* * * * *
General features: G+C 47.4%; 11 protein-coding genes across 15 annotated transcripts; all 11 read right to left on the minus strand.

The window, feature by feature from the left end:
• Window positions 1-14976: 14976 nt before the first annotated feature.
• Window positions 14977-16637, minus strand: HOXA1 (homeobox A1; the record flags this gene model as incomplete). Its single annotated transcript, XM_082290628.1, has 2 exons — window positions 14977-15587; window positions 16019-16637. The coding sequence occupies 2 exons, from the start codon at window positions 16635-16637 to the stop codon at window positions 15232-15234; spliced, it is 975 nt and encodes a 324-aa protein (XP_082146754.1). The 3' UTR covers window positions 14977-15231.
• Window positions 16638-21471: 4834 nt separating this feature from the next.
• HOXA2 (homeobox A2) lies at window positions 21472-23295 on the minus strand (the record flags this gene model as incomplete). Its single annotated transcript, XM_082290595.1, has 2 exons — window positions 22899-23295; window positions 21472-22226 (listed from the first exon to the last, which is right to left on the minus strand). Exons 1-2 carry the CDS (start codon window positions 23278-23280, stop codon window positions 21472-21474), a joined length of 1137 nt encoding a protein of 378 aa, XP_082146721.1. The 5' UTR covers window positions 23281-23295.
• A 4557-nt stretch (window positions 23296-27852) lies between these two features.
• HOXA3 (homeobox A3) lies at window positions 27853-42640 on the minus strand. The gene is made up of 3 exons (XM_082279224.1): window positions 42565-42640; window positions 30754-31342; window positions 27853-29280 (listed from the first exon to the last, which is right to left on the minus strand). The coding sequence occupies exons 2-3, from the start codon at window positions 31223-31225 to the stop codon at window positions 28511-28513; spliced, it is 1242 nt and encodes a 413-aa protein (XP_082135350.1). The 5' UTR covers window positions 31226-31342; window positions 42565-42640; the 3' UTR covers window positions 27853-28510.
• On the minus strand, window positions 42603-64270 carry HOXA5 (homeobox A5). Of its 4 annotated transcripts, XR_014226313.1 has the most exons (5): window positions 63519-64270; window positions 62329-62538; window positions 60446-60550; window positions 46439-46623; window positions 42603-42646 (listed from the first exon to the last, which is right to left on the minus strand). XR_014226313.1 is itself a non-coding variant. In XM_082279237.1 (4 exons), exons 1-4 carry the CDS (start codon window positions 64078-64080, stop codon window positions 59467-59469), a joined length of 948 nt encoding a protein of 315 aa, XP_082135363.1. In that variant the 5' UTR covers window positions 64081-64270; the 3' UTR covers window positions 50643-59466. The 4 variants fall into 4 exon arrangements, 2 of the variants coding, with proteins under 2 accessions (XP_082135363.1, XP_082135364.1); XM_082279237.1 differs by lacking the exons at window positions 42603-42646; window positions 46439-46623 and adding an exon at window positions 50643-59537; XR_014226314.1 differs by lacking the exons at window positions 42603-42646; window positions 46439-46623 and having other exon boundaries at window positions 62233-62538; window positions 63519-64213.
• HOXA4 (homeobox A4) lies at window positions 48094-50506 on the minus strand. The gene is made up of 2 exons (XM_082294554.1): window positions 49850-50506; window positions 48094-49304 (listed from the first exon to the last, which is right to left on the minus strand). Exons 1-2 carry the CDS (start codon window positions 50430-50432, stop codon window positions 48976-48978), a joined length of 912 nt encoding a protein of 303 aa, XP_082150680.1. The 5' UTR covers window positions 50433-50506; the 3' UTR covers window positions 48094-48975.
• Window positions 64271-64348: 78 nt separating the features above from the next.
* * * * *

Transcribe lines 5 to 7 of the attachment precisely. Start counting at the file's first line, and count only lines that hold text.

• Window positions 16638-21471: 4834 nt separating this feature from the next.
• HOXA2 (homeobox A2) lies at window positions 21472-23295 on the minus strand (the record flags this gene model as incomplete). Its single annotated transcript, XM_082290595.1, has 2 exons — window positions 22899-23295; window positions 21472-22226 (listed from the first exon to the last, which is right to left on the minus strand). Exons 1-2 carry the CDS (start codon window positions 23278-23280, stop codon window positions 21472-21474), a joined length of 1137 nt encoding a protein of 378 aa, XP_082146721.1. The 5' UTR covers window positions 23281-23295.
• A 4557-nt stretch (window positions 23296-27852) lies between these two features.